Action research improves outcomes and helps guide more effective processes. Sagor (2000) posits that this approach is a disciplined engagement of action used to refine or improve constructs. Therefore, performance and methodology benefit and results in what is best for the study and the researcher. Mills (2014) connotes that this applied research may not have a theoretical base, but can be facilitated towards a usefulness in society at large. The definition of action research specifically relates to this learner’s research proposal because my research focuses on inquiry that may improve individual and organizational knowledge on the implications of high blood pressure and exercise. As such, both the individual and organizational group can be informed on the above correlations.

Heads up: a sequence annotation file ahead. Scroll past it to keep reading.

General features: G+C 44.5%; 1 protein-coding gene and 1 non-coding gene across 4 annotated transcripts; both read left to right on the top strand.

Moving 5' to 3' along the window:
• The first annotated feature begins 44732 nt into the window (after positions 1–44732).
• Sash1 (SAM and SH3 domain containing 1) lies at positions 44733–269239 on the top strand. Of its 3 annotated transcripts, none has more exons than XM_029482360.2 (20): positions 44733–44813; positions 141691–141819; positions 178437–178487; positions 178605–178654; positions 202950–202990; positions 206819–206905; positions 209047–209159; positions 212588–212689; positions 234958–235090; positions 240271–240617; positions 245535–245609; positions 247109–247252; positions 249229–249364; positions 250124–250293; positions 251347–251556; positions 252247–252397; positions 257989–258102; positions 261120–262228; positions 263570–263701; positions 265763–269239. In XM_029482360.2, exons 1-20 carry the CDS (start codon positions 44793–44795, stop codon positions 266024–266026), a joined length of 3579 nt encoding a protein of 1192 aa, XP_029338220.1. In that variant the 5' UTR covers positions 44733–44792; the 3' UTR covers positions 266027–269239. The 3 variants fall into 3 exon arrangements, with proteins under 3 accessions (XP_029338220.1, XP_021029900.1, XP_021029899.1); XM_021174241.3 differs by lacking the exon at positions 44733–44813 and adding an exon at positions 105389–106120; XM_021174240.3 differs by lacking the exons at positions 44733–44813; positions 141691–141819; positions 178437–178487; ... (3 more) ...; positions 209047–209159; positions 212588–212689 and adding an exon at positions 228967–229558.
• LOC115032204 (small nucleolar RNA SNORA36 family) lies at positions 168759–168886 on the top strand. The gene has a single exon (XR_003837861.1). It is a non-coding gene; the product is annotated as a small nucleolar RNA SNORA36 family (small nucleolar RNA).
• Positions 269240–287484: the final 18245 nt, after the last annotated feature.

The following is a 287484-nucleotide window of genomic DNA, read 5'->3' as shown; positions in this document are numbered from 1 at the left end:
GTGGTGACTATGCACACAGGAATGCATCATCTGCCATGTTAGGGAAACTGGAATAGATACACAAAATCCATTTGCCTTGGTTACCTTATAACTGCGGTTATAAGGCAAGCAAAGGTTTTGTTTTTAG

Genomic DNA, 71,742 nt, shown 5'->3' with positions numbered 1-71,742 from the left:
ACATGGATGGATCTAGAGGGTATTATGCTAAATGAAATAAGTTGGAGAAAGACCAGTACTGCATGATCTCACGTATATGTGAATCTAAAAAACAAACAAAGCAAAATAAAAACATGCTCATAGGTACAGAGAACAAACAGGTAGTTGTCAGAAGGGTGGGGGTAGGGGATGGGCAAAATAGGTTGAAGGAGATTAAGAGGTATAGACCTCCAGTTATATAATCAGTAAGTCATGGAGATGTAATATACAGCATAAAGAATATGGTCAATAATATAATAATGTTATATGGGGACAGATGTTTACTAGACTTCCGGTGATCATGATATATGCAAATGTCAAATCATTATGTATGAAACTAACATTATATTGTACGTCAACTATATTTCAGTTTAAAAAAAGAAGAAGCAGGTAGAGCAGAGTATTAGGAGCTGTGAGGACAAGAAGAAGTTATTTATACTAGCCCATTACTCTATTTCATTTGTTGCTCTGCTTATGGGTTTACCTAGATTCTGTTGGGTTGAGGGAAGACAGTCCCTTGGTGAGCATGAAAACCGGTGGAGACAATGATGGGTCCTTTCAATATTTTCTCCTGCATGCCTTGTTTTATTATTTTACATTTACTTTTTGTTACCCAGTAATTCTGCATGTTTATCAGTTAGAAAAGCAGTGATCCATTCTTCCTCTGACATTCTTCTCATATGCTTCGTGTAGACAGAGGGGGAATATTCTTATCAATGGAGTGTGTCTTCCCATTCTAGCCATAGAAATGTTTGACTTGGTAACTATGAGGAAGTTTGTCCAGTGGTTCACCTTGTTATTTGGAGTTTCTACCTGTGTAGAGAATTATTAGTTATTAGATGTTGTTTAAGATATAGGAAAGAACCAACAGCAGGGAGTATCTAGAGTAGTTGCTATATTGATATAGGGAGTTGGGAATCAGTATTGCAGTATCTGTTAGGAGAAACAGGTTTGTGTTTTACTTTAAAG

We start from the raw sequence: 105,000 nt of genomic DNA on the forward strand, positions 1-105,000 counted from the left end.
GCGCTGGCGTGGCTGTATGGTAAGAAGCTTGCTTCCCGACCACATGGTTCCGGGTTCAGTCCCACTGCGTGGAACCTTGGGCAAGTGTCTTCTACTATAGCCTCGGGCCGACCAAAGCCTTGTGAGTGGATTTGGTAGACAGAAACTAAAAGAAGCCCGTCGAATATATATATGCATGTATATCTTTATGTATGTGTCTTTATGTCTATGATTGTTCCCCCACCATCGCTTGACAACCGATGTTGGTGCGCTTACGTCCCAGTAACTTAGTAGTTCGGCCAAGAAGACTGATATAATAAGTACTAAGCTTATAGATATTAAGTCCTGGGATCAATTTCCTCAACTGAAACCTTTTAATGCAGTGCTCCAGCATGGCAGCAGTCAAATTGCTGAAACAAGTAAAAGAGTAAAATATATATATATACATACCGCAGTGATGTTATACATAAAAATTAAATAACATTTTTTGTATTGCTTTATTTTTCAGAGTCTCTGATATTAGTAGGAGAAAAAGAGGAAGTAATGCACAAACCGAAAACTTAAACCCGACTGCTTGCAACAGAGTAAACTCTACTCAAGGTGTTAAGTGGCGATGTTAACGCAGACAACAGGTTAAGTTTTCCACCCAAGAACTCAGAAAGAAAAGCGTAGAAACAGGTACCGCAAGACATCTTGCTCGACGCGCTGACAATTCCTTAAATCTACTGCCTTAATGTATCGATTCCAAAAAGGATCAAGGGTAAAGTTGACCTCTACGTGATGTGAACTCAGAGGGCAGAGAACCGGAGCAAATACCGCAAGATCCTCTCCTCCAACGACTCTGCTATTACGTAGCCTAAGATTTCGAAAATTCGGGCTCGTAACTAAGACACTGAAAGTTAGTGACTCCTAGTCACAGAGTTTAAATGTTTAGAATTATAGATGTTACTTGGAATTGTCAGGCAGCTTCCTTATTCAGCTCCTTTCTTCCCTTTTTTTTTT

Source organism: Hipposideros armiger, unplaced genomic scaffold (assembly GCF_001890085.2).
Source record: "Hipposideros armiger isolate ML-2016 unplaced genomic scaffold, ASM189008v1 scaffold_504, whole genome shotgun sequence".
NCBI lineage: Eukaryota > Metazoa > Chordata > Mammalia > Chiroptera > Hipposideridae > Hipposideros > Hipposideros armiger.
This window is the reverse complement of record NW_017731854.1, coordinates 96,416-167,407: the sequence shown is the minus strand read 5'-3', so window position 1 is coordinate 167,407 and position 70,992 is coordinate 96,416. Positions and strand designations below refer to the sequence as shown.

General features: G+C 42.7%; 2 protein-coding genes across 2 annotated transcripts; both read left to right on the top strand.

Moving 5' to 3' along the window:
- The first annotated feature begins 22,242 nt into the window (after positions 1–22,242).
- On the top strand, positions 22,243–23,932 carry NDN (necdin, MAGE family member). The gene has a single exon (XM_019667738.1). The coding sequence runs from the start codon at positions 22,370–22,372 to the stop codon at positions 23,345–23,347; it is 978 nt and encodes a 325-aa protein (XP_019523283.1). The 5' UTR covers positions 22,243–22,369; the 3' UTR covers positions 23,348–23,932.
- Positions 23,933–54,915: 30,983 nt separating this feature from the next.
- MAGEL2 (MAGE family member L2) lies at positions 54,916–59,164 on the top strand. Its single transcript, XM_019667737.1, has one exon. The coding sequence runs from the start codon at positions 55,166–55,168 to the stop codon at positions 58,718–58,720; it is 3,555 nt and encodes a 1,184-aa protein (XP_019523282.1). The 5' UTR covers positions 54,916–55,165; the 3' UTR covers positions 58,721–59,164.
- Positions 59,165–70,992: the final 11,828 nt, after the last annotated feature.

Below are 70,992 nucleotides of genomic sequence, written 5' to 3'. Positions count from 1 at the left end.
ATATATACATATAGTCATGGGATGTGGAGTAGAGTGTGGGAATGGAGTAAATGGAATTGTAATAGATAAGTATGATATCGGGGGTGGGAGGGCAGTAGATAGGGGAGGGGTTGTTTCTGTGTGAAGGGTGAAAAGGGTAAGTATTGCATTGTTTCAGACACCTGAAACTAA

The intervention selected by this learner involves increasing aerobic activity to at least 30 minutes, three days during a 7 day period. It is my hypothesis that this increase in activity will reduce blood pressure and promote longevity. This learner’s research on high blood pressure and exercise can be used as an instructional tool, as a collaborative research tool that informs additional study, and as a guide on how to successfully implement action research processes in health care. The Veteran’s Affairs Healthcare system is constantly undergoing changes that may benefit both employees and patients. This study will add to current department goals and objectives; which may be added to strategies and protocols. Further, because of the pervasive problems that high blood pressure causes throughout society, this research will definitively be advantageous on a professional, organizational, and personal level.
Mills, G.E. (2014). Action research: A guide for the teacher (5th ed.). Boston, MA: Pearson Education, Inc.
Sagor, R. (2000). Guiding school improvement with action research. Alexandria, VA.: ASCD.